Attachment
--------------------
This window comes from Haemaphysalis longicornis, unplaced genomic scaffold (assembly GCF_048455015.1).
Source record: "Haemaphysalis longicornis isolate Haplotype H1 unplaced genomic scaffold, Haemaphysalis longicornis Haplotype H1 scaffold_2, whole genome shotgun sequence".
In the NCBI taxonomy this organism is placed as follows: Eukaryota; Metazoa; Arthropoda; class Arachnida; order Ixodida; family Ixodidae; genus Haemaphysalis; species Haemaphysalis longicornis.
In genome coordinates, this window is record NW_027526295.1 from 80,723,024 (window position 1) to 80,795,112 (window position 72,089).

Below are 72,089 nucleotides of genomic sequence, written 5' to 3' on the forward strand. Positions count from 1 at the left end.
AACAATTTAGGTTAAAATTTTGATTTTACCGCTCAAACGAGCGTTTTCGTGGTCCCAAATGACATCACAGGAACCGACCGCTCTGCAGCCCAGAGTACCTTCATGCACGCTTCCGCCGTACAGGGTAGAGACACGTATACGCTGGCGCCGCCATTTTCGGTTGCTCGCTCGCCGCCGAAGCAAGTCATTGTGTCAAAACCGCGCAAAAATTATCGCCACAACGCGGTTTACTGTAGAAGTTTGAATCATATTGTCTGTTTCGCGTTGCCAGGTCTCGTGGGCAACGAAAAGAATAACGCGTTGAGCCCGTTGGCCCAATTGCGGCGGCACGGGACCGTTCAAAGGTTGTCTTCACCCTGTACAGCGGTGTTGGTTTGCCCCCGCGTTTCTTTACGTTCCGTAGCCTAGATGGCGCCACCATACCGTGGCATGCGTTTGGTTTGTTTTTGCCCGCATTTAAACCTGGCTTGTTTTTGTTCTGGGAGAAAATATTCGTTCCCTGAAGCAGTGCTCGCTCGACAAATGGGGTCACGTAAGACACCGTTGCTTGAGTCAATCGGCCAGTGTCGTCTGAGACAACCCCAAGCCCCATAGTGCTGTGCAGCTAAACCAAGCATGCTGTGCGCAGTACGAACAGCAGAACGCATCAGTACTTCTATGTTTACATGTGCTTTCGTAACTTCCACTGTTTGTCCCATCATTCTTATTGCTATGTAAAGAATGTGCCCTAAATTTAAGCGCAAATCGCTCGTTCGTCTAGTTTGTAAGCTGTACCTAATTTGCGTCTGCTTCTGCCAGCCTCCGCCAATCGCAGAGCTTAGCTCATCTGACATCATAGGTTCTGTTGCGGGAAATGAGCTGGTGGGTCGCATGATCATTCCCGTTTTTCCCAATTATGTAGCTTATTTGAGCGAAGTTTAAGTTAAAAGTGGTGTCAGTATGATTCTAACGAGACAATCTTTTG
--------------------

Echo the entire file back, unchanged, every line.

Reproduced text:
This window comes from Haemaphysalis longicornis, unplaced genomic scaffold (assembly GCF_048455015.1).
Source record: "Haemaphysalis longicornis isolate Haplotype H1 unplaced genomic scaffold, Haemaphysalis longicornis Haplotype H1 scaffold_2, whole genome shotgun sequence".
In the NCBI taxonomy this organism is placed as follows: Eukaryota; Metazoa; Arthropoda; class Arachnida; order Ixodida; family Ixodidae; genus Haemaphysalis; species Haemaphysalis longicornis.
In genome coordinates, this window is record NW_027526295.1 from 80,723,024 (window position 1) to 80,795,112 (window position 72,089).

Below are 72,089 nucleotides of genomic sequence, written 5' to 3' on the forward strand. Positions count from 1 at the left end.
AACAATTTAGGTTAAAATTTTGATTTTACCGCTCAAACGAGCGTTTTCGTGGTCCCAAATGACATCACAGGAACCGACCGCTCTGCAGCCCAGAGTACCTTCATGCACGCTTCCGCCGTACAGGGTAGAGACACGTATACGCTGGCGCCGCCATTTTCGGTTGCTCGCTCGCCGCCGAAGCAAGTCATTGTGTCAAAACCGCGCAAAAATTATCGCCACAACGCGGTTTACTGTAGAAGTTTGAATCATATTGTCTGTTTCGCGTTGCCAGGTCTCGTGGGCAACGAAAAGAATAACGCGTTGAGCCCGTTGGCCCAATTGCGGCGGCACGGGACCGTTCAAAGGTTGTCTTCACCCTGTACAGCGGTGTTGGTTTGCCCCCGCGTTTCTTTACGTTCCGTAGCCTAGATGGCGCCACCATACCGTGGCATGCGTTTGGTTTGTTTTTGCCCGCATTTAAACCTGGCTTGTTTTTGTTCTGGGAGAAAATATTCGTTCCCTGAAGCAGTGCTCGCTCGACAAATGGGGTCACGTAAGACACCGTTGCTTGAGTCAATCGGCCAGTGTCGTCTGAGACAACCCCAAGCCCCATAGTGCTGTGCAGCTAAACCAAGCATGCTGTGCGCAGTACGAACAGCAGAACGCATCAGTACTTCTATGTTTACATGTGCTTTCGTAACTTCCACTGTTTGTCCCATCATTCTTATTGCTATGTAAAGAATGTGCCCTAAATTTAAGCGCAAATCGCTCGTTCGTCTAGTTTGTAAGCTGTACCTAATTTGCGTCTGCTTCTGCCAGCCTCCGCCAATCGCAGAGCTTAGCTCATCTGACATCATAGGTTCTGTTGCGGGAAATGAGCTGGTGGGTCGCATGATCATTCCCGTTTTTCCCAATTATGTAGCTTATTTGAGCGAAGTTTAAGTTAAAAGTGGTGTCAGTATGATTCTAACGAGACAATCTTTTG